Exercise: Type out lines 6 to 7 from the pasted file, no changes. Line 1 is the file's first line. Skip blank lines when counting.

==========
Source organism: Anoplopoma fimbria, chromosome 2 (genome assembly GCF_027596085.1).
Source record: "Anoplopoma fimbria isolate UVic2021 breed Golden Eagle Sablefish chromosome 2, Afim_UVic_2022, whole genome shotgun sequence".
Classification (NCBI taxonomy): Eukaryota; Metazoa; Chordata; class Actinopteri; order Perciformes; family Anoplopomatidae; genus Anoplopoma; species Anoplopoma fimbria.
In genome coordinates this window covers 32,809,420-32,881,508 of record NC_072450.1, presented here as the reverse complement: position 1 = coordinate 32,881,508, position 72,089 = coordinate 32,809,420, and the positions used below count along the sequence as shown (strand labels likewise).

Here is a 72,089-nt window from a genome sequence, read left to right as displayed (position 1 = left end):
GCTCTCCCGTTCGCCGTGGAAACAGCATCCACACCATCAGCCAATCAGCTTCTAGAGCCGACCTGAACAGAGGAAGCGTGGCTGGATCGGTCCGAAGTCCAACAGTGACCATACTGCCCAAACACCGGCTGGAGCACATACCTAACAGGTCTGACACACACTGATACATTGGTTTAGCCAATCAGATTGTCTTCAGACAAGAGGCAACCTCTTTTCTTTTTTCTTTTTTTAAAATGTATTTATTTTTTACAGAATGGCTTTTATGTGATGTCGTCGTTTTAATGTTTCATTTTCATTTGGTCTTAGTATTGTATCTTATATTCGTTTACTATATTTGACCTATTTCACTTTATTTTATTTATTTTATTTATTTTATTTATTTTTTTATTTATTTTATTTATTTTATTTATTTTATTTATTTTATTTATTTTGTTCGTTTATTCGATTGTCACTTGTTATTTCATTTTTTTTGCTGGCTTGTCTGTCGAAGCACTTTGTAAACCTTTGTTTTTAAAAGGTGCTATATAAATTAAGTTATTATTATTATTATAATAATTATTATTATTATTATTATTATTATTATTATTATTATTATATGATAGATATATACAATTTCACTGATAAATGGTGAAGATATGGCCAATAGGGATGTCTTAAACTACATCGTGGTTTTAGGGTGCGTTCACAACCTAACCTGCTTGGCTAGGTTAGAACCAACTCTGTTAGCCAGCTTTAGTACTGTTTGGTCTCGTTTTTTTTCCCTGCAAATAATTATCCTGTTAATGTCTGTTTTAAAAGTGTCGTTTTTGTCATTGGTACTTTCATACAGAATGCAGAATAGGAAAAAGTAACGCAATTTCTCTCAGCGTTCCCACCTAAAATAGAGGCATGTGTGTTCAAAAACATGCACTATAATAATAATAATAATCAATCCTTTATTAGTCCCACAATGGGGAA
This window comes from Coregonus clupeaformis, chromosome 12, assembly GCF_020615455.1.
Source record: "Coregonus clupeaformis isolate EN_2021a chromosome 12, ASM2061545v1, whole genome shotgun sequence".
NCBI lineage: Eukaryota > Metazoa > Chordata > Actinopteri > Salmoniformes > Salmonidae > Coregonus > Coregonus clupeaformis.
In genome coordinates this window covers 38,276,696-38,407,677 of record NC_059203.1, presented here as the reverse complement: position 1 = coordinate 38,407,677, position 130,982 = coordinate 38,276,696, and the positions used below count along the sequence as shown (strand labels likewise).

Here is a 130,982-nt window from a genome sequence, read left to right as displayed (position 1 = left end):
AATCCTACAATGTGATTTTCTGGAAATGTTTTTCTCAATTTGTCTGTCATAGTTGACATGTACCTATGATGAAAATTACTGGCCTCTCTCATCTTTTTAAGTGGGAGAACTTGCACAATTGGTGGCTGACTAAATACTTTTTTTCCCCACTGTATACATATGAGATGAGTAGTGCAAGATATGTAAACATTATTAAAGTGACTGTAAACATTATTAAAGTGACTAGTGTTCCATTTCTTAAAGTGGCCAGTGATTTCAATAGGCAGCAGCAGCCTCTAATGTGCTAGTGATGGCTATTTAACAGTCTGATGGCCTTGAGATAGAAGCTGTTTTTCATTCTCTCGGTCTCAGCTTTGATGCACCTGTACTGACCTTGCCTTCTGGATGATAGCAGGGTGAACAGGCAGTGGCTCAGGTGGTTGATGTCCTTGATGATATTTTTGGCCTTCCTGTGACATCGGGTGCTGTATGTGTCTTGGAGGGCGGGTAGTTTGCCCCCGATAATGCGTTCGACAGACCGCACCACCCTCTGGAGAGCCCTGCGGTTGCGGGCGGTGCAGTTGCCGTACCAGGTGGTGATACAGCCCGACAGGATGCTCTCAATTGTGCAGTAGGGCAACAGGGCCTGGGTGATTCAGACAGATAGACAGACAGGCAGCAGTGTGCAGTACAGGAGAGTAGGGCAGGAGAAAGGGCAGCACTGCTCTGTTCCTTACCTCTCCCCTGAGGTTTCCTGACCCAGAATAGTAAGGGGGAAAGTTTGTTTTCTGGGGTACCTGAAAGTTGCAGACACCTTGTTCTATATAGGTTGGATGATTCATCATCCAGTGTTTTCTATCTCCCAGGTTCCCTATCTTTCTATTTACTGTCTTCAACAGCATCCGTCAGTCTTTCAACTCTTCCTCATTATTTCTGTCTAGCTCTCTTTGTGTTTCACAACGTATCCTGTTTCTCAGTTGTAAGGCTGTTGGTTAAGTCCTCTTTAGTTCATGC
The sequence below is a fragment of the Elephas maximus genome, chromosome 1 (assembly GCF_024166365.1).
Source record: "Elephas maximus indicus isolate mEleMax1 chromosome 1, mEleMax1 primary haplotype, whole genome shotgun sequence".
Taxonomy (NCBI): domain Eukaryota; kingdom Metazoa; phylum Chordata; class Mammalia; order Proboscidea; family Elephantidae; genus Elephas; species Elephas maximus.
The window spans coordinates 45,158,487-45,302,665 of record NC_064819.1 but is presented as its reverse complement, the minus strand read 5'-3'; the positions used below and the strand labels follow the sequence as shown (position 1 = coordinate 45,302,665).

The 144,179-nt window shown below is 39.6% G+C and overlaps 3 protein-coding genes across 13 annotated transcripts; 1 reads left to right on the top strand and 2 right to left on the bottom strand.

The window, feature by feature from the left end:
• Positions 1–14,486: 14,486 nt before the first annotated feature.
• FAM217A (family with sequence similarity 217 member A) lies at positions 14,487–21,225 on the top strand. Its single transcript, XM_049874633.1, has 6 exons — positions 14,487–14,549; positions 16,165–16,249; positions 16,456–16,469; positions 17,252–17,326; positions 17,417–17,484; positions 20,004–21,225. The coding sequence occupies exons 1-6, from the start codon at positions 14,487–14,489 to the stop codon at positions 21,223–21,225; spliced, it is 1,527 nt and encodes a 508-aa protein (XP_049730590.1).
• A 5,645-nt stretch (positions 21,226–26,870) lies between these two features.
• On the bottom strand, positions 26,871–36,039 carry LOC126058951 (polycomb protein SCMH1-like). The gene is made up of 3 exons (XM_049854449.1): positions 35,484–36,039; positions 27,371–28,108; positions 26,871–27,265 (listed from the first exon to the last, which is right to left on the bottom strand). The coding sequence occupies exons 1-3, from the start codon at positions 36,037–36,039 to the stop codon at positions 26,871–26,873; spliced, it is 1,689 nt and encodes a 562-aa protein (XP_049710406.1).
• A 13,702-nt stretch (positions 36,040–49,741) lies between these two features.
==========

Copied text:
GCTCTCCCGTTCGCCGTGGAAACAGCATCCACACCATCAGCCAATCAGCTTCTAGAGCCGACCTGAACAGAGGAAGCGTGGCTGGATCGGTCCGAAGTCCAACAGTGACCATACTGCCCAAACACCGGCTGGAGCACATACCTAACAGGTCTGACACACACTGATACATTGGTTTAGCCAATCAGATTGTCTTCAGACAAGAGGCAACCTCTTTTCTTTTTTCTTTTTTTAAAATGTATTTATTTTTTACAGAATGGCTTTTATGTGATGTCGTCGTTTTAATGTTTCATTTTCATTTGGTCTTAGTATTGTATCTTATATTCGTTTACTATATTTGACCTATTTCACTTTATTTTATTTATTTTATTTATTTTATTTATTTTTTTATTTATTTTATTTATTTTATTTATTTTATTTATTTTATTTATTTTGTTCGTTTATTCGATTGTCACTTGTTATTTCATTTTTTTTGCTGGCTTGTCTGTCGAAGCACTTTGTAAACCTTTGTTTTTAAAAGGTGCTATATAAATTAAGTTATTATTATTATTATAATAATTATTATTATTATTATTATTATTATTATTATTATTATTATATGATAGATATATACAATTTCACTGATAAATGGTGAAGATATGGCCAATAGGGATGTCTTAAACTACATCGTGGTTTTAGGGTGCGTTCACAACCTAACCTGCTTGGCTAGGTTAGAACCAACTCTGTTAGCCAGCTTTAGTACTGTTTGGTCTCGTTTTTTTTCCCTGCAAATAATTATCCTGTTAATGTCTGTTTTAAAAGTGTCGTTTTTGTCATTGGTACTTTCATACAGAATGCAGAATAGGAAAAAGTAACGCAATTTCTCTCAGCGTTCCCACCTAAAATAGAGGCATGTGTGTTCAAAAACATGCACTATAATAATAATAATAATCAATCCTTTATTAGTCCCACAATGGGGAA
This window comes from Coregonus clupeaformis, chromosome 12, assembly GCF_020615455.1.